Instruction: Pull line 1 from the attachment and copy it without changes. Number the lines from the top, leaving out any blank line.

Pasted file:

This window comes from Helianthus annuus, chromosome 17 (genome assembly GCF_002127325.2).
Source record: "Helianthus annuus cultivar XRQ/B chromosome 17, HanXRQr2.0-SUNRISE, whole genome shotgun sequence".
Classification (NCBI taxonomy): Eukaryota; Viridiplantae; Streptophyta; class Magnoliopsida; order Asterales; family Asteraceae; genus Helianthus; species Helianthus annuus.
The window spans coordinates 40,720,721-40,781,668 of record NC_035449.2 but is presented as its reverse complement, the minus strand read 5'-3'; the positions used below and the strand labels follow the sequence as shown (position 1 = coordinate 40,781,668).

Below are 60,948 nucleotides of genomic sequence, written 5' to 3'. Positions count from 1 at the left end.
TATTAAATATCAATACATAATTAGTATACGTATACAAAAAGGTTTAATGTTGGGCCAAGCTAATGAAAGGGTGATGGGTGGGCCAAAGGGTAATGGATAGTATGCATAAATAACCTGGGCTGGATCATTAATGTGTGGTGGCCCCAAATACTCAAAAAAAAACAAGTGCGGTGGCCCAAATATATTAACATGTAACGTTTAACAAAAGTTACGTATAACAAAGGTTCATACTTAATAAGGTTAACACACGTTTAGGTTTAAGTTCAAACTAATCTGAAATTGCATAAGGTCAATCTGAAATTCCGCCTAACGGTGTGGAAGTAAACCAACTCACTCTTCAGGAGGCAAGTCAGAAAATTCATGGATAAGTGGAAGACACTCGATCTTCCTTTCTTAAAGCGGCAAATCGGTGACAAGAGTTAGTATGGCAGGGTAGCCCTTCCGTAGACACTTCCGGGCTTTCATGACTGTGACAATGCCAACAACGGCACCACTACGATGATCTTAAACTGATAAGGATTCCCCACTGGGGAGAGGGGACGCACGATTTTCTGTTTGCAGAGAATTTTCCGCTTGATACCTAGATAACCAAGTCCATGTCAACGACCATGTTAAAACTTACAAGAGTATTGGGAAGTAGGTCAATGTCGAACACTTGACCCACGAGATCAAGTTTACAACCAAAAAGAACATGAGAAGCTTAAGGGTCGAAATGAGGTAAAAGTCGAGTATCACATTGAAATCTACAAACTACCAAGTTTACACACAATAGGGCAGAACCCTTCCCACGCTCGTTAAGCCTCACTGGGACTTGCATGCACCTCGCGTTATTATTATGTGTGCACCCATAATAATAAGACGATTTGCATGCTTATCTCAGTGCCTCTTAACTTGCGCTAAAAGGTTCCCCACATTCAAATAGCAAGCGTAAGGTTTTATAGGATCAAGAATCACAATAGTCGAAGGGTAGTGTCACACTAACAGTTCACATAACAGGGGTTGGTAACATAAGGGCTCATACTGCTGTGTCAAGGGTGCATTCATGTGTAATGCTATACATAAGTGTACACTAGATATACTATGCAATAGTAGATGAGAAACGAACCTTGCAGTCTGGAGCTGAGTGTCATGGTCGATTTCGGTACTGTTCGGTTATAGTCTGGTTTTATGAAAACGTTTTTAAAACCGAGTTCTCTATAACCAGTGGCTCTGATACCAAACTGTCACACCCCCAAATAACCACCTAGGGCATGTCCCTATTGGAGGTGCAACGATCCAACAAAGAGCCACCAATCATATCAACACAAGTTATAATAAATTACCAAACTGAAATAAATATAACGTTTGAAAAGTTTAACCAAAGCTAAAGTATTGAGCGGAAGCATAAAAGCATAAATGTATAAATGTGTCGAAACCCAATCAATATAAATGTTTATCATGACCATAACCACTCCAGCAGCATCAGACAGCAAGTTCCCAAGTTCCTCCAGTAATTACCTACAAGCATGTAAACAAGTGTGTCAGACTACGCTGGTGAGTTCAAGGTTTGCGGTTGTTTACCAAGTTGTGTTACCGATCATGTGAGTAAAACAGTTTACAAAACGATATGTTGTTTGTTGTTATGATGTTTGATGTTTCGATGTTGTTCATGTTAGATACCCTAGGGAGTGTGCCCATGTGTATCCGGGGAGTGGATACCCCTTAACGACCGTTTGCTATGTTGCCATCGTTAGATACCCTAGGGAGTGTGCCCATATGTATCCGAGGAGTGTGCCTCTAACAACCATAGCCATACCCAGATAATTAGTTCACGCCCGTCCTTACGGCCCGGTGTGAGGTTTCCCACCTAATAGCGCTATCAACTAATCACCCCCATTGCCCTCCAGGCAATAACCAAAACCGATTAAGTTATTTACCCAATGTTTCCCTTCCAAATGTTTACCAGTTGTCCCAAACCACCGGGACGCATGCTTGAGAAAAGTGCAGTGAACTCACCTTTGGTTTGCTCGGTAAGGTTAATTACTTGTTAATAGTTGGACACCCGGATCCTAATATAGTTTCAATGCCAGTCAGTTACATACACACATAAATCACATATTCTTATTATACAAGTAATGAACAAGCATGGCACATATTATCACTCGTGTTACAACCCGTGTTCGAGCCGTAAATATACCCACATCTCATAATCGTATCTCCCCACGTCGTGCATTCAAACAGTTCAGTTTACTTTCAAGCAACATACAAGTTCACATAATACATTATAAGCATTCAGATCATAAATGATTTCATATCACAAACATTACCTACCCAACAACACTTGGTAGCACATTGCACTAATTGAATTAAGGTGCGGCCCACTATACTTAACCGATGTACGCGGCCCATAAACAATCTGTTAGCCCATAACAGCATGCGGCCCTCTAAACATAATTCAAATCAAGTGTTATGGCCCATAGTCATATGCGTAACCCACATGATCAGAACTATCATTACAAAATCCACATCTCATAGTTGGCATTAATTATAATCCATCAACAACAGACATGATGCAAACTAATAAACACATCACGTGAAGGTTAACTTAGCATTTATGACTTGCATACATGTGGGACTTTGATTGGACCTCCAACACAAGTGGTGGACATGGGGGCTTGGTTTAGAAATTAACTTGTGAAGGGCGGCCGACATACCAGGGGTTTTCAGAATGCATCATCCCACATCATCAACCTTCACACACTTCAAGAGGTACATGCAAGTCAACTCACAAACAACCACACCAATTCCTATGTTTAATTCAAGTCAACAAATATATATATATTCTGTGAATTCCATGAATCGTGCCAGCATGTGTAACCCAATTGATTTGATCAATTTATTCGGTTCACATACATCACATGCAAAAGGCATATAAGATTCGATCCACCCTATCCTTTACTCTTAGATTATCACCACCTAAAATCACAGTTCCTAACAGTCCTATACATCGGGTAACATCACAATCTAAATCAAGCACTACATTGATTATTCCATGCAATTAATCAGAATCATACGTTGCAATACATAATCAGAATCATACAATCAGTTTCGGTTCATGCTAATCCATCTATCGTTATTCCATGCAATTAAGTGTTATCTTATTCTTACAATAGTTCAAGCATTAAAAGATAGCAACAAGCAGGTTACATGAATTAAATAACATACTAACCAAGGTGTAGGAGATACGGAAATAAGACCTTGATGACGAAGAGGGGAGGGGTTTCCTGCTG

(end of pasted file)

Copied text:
This window comes from Helianthus annuus, chromosome 17 (genome assembly GCF_002127325.2).